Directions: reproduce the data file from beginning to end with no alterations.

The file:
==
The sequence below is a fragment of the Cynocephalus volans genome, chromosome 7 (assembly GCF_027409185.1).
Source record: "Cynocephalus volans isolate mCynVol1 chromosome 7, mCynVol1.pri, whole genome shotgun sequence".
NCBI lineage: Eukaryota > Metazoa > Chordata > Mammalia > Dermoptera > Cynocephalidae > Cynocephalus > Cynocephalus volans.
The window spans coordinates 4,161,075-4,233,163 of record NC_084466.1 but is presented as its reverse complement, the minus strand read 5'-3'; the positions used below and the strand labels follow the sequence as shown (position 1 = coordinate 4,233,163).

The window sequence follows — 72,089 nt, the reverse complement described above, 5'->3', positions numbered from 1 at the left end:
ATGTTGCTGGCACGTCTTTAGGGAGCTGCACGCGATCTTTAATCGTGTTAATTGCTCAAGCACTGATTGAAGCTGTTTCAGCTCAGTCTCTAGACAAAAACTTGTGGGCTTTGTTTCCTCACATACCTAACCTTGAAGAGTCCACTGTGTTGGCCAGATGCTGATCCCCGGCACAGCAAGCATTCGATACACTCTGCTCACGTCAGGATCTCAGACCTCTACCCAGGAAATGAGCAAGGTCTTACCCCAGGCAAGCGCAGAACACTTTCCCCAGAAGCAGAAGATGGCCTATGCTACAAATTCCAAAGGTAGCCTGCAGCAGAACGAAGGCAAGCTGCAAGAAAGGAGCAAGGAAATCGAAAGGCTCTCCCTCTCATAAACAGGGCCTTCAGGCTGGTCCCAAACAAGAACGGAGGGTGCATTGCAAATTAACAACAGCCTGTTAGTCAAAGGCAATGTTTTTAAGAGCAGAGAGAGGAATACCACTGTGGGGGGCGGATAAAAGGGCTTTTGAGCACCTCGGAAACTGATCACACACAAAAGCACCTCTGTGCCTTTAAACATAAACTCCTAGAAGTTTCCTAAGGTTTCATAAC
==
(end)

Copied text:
The sequence below is a fragment of the Cynocephalus volans genome, chromosome 7 (assembly GCF_027409185.1).
Source record: "Cynocephalus volans isolate mCynVol1 chromosome 7, mCynVol1.pri, whole genome shotgun sequence".
NCBI lineage: Eukaryota > Metazoa > Chordata > Mammalia > Dermoptera > Cynocephalidae > Cynocephalus > Cynocephalus volans.
The window spans coordinates 4,161,075-4,233,163 of record NC_084466.1 but is presented as its reverse complement, the minus strand read 5'-3'; the positions used below and the strand labels follow the sequence as shown (position 1 = coordinate 4,233,163).

The window sequence follows — 72,089 nt, the reverse complement described above, 5'->3', positions numbered from 1 at the left end:
ATGTTGCTGGCACGTCTTTAGGGAGCTGCACGCGATCTTTAATCGTGTTAATTGCTCAAGCACTGATTGAAGCTGTTTCAGCTCAGTCTCTAGACAAAAACTTGTGGGCTTTGTTTCCTCACATACCTAACCTTGAAGAGTCCACTGTGTTGGCCAGATGCTGATCCCCGGCACAGCAAGCATTCGATACACTCTGCTCACGTCAGGATCTCAGACCTCTACCCAGGAAATGAGCAAGGTCTTACCCCAGGCAAGCGCAGAACACTTTCCCCAGAAGCAGAAGATGGCCTATGCTACAAATTCCAAAGGTAGCCTGCAGCAGAACGAAGGCAAGCTGCAAGAAAGGAGCAAGGAAATCGAAAGGCTCTCCCTCTCATAAACAGGGCCTTCAGGCTGGTCCCAAACAAGAACGGAGGGTGCATTGCAAATTAACAACAGCCTGTTAGTCAAAGGCAATGTTTTTAAGAGCAGAGAGAGGAATACCACTGTGGGGGGCGGATAAAAGGGCTTTTGAGCACCTCGGAAACTGATCACACACAAAAGCACCTCTGTGCCTTTAAACATAAACTCCTAGAAGTTTCCTAAGGTTTCATAAC